The Trump we saw: Populist, frustrating, naive, wise, forever on the make

From The Washington Post:

The man who would be president rose from his tall, thickly cushioned leather desk chair, buttoned his suit jacket, and waved his visitors to follow along: “Come on, boys, I have something to show you.” He ushered us from his lushly carpeted office in Trump Tower, with its breathtaking view of Central Park and the majestic Plaza Hotel, immediately across the hall to a windowless room, not five steps away.

“I just discovered this,” he said, pointing at the conference table that took up most of the room. He swept his arm over the table, beckoning us to inspect. Every inch of the table’s surface was filled with stacks of magazines. “All from the last four months,” he said, and on every cover of every magazine, there he was, Donald J. Trump, smiling or waving or scowling or pouting, but always him.

“Cover of Time, three times in four months,” he said. “No one ever before. It’s amazing.” There he was on the New York Times Magazine, and on Esquire and on Rolling Stone and on and on, the man who was about to be nominated as the Republican candidate for president, his success (or his notoriety) emblazoned on magazine after magazine. He was very much impressed.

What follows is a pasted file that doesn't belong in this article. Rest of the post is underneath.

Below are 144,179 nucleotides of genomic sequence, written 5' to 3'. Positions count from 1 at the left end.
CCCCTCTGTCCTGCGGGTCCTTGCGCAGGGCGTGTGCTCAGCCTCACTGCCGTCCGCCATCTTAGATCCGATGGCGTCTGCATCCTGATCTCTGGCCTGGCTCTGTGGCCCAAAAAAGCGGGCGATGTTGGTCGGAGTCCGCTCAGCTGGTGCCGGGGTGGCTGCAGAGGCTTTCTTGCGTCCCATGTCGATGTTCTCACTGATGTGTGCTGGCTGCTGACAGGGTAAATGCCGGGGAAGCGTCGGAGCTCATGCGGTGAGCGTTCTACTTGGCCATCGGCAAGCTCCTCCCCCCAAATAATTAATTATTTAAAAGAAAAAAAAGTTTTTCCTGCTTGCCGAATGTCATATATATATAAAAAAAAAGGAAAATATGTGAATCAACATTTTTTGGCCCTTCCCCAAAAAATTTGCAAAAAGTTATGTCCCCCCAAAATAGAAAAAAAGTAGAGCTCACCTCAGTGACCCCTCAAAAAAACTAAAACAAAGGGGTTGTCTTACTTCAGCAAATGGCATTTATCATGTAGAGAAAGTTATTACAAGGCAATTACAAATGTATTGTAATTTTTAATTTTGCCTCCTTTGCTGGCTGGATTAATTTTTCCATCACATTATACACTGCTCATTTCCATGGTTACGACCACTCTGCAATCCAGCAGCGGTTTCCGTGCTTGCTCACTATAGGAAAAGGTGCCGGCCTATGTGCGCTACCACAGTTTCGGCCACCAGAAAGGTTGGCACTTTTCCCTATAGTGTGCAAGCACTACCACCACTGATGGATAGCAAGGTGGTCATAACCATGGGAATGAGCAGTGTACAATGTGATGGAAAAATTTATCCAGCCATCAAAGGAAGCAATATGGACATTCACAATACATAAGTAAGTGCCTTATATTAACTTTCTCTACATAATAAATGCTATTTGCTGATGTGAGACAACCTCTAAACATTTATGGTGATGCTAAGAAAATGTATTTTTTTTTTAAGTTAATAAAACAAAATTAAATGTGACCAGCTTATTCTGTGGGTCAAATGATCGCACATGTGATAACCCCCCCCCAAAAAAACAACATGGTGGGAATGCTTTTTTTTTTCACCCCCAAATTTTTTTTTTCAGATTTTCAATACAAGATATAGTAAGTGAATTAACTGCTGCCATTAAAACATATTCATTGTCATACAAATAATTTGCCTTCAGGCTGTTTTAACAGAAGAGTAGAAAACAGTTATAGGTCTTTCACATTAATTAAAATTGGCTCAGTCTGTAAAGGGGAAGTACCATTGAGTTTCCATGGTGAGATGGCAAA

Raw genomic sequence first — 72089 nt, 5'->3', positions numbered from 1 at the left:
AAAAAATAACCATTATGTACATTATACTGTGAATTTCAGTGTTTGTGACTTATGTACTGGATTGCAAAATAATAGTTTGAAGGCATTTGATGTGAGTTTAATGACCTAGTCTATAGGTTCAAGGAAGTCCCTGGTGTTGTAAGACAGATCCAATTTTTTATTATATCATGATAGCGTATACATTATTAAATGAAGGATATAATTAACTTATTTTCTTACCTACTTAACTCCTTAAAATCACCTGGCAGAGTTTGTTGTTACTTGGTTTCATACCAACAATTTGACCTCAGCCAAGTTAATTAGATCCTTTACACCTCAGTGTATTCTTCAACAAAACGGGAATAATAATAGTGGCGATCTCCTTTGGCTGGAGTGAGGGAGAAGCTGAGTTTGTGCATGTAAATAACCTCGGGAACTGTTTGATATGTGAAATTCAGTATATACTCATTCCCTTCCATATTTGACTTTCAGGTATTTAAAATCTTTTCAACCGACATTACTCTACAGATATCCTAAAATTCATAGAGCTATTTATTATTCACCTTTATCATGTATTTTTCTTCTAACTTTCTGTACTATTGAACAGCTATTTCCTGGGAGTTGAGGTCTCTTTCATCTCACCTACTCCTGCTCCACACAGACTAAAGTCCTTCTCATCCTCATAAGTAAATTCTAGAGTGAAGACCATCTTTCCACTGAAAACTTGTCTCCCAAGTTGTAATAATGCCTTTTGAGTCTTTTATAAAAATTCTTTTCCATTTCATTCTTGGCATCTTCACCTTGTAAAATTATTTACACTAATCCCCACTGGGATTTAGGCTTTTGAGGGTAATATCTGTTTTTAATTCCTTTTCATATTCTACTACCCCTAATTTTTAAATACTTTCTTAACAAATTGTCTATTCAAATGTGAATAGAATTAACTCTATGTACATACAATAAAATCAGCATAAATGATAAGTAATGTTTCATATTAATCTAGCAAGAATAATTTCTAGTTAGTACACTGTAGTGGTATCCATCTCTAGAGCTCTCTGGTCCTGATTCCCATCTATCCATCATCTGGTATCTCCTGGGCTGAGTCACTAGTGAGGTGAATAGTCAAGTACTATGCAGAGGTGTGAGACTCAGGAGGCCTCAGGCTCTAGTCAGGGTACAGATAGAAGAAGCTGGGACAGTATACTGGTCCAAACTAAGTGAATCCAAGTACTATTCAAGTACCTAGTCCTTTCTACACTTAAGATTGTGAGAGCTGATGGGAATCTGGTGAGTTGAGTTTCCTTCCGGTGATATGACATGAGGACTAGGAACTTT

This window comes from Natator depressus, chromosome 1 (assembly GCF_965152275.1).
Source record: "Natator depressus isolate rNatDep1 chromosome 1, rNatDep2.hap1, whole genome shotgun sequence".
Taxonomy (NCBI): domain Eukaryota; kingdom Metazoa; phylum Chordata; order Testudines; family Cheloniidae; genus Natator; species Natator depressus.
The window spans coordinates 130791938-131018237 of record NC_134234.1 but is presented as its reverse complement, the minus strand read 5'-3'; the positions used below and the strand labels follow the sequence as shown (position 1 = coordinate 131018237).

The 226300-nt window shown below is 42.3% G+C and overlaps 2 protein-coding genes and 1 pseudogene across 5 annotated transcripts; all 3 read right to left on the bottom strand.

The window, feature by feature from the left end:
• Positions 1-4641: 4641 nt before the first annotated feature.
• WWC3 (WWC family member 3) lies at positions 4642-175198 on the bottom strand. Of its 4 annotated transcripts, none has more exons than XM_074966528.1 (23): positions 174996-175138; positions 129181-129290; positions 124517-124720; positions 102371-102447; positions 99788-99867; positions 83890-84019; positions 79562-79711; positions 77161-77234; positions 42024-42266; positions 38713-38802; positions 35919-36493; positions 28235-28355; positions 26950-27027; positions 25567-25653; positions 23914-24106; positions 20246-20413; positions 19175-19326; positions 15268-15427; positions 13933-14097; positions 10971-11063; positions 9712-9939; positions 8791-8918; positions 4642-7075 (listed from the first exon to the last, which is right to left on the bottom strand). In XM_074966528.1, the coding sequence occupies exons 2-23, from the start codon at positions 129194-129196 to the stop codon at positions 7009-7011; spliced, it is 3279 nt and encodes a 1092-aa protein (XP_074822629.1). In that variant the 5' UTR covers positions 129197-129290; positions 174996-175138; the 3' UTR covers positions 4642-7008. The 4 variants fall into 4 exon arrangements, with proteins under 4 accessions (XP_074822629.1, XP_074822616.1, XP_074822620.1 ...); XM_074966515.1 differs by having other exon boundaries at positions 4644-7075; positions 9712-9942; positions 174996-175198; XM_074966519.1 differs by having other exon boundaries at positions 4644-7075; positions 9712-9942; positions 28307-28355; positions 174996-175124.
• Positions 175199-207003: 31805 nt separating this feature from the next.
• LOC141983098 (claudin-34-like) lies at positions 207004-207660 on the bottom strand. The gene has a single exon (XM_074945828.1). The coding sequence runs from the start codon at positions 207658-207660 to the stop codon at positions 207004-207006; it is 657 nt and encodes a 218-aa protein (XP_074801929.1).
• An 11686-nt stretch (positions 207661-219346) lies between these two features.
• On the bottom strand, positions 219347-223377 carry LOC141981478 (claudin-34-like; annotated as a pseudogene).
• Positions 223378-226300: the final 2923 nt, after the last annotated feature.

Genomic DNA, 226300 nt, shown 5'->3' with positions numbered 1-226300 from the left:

He was all sunshine on that June day, an exemplar of the power of positive thinking, the core of the theology that he’d grown up with in Fred Trump’s office and the Rev. Norman Vincent Peale’s church. In that moment, Donald Trump was the can-do dealmaker, the tough decider, the ebullient kid who, as his sister put it, was “just a nice boy from Queens.”

A few moments later, he would switch gears and show us his other side, also a classically American streak, this one darker, with a trace of paranoia and a dash of …

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